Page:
Sometimes a single item can serve the purpose of three, so why keep all three? Your laptop can play movies, video games and help you get work done. So why keep that big old TV with the decoder, the satellite dish and all that wiring? You won’t die if you downsize, you might feel lighter.
Focus on the Little Things
Possessions can take hold of our emotions so that it feels as though losing everything would lead to a total meltdown. Living in a tiny house offers a newfound appreciation for the little things in life. The sunshine, your garden, the luxury of privacy. What seemed insignificant before will become a source of great joy and wonder.
Open Mind, Open House
A great way to make your tiny home feel bigger is by opening it up to the outside world. This can be achieved in so many ways and you won’t even have to break down the walls. Features like glass ceilings that let in natural light, patios or outdoor dining areas can help. All these can fool one into thinking there’s more space than there actually is.
Sliding doors let in a lot of fresh air and can give your house a feeling of free-flowing energy. The outdoors are great for refreshing the mind and the more you can incorporate that into your living space, the better.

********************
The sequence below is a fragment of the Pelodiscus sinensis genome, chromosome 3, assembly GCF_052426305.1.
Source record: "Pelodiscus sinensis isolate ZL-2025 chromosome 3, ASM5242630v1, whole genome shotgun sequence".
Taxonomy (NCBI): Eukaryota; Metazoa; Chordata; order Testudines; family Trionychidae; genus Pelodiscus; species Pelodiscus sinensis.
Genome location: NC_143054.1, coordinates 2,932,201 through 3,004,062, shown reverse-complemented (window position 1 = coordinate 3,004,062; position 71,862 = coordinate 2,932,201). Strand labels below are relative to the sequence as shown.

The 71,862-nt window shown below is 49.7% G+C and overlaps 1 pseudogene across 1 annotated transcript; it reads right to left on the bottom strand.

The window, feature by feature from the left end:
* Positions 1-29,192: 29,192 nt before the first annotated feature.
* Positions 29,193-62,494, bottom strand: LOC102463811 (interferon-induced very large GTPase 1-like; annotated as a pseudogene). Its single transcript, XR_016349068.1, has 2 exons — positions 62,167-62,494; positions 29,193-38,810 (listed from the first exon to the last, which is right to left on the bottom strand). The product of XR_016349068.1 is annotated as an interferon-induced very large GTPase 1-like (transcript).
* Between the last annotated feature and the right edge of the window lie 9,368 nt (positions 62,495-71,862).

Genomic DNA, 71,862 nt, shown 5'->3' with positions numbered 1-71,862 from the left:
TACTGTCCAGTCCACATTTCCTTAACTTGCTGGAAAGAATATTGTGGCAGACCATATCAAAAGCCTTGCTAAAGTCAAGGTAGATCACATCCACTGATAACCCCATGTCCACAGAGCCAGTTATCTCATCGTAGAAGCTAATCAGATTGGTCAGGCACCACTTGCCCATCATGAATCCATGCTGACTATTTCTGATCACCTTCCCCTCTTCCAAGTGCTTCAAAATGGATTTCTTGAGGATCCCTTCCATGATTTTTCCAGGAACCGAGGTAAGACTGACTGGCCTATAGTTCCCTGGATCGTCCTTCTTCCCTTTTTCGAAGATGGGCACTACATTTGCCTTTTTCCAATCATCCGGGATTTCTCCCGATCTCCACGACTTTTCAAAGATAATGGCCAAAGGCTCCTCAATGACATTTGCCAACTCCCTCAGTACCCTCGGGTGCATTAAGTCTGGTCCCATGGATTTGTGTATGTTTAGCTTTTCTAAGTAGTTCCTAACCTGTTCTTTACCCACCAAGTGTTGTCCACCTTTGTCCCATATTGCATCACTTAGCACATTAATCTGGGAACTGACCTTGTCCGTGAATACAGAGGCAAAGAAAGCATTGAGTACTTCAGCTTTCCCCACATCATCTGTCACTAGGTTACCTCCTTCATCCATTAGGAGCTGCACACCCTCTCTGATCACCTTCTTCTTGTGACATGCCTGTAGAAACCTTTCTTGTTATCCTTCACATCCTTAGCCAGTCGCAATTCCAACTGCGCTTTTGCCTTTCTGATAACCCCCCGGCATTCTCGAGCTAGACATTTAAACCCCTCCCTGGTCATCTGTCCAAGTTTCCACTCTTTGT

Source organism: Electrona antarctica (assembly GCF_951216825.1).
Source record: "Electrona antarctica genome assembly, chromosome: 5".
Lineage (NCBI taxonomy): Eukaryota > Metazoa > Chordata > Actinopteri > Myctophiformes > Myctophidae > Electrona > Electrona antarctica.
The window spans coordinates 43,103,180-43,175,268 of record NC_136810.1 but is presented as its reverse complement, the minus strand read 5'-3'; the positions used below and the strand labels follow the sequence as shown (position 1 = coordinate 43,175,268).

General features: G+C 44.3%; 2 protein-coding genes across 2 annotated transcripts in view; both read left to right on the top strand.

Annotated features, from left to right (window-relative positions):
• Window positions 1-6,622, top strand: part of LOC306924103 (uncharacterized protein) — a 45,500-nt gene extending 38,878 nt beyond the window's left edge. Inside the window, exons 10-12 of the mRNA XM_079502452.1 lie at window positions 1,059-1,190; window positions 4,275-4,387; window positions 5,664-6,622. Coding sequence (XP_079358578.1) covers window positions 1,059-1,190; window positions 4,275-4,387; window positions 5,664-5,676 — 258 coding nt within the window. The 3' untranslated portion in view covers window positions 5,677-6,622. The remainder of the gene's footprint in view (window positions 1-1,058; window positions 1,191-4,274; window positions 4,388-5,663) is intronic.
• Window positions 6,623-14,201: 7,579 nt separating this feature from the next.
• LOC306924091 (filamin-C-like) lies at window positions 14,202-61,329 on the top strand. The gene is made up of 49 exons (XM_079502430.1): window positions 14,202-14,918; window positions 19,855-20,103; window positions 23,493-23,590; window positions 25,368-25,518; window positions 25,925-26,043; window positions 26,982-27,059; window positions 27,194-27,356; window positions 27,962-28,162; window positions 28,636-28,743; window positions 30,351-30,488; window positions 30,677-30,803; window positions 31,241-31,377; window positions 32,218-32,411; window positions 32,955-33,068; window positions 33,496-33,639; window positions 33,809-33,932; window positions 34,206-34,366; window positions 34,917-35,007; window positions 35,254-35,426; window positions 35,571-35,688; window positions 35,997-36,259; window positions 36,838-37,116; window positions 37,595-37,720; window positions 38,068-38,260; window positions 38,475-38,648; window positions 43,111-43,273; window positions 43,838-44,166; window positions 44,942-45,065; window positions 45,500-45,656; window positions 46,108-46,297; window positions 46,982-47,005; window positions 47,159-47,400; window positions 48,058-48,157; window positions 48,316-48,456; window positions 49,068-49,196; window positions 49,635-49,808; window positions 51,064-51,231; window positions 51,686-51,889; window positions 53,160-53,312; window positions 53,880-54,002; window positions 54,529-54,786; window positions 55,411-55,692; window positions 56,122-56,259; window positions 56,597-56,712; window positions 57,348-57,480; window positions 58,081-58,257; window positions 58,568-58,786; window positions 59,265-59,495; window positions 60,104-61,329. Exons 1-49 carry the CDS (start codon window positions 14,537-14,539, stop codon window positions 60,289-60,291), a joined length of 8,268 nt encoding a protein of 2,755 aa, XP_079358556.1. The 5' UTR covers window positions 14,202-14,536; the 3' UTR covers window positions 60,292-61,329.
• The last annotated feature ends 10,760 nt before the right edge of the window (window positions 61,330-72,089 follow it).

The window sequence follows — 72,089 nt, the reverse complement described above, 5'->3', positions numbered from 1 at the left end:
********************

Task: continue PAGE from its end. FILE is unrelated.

Try bringing in a potted plant or two, a small fountain or anything that invokes a spirit of adventure or mystery can be worth keeping around.
Easy Does it
One of the things you can do when scaling down your life is to break the process down into small parts that are easier to handle. It took years and years to amass all the things you have so it’s unlikely that you’ll throw it all out in an hour.
Take the time to process what you’re doing so that it sinks in well. Major changes in lifestyle don’t happen in a day; they take time because a lifestyle is something you will always have to refine.
Taking your time will also give you the advantage of making well thought out decisions that you won’t back out on. If you throw things out too fast, you might find yourself digging for your stuff in the trash. Or, you’ll be back at the store buying replacements. Remember, many of the things you might not use are most likely tied to strong emotions. As you handle them, you are dealing with mental sediment created when acquiring them.
The Free Minimalism Library
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The Big Picture
Life in a tiny house can be a dream. You have less to worry about and all the time, money and energy you save can go towards something meaningful. Not only that but tiny houses are can be simple to make warm and cozy.
There’s no judgmental echo or a suffocating standard of living. Life is bare, pregnant with substance and void of pretentiousness. There is no vain ambition.
Everything is genuine; longevity and sustainability are the principles to live by. That’s why if you have something in a tiny house, it better be worth keeping. Happy downsizing!